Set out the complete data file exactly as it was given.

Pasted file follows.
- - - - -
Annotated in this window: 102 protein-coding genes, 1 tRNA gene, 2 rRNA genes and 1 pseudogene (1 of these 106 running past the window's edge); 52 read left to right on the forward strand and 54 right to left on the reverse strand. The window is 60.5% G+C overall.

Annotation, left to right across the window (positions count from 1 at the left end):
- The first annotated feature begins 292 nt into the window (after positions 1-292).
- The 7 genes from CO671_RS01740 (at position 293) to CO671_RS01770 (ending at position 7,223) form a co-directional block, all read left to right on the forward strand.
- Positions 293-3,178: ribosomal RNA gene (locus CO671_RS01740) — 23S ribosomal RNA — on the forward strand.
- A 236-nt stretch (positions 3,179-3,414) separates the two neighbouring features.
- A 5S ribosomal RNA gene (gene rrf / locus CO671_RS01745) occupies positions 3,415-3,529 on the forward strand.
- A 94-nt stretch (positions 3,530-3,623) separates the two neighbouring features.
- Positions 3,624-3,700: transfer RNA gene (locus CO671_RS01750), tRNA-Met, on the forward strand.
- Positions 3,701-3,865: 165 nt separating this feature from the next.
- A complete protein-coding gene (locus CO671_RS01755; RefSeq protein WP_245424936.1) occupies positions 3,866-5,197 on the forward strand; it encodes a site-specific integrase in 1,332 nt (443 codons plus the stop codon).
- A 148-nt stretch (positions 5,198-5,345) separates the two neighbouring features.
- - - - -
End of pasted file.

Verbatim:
Annotated in this window: 102 protein-coding genes, 1 tRNA gene, 2 rRNA genes and 1 pseudogene (1 of these 106 running past the window's edge); 52 read left to right on the forward strand and 54 right to left on the reverse strand. The window is 60.5% G+C overall.

Annotation, left to right across the window (positions count from 1 at the left end):
- The first annotated feature begins 292 nt into the window (after positions 1-292).
- The 7 genes from CO671_RS01740 (at position 293) to CO671_RS01770 (ending at position 7,223) form a co-directional block, all read left to right on the forward strand.
- Positions 293-3,178: ribosomal RNA gene (locus CO671_RS01740) — 23S ribosomal RNA — on the forward strand.
- A 236-nt stretch (positions 3,179-3,414) separates the two neighbouring features.
- A 5S ribosomal RNA gene (gene rrf / locus CO671_RS01745) occupies positions 3,415-3,529 on the forward strand.
- A 94-nt stretch (positions 3,530-3,623) separates the two neighbouring features.
- Positions 3,624-3,700: transfer RNA gene (locus CO671_RS01750), tRNA-Met, on the forward strand.
- Positions 3,701-3,865: 165 nt separating this feature from the next.
- A complete protein-coding gene (locus CO671_RS01755; RefSeq protein WP_245424936.1) occupies positions 3,866-5,197 on the forward strand; it encodes a site-specific integrase in 1,332 nt (443 codons plus the stop codon).
- A 148-nt stretch (positions 5,198-5,345) separates the two neighbouring features.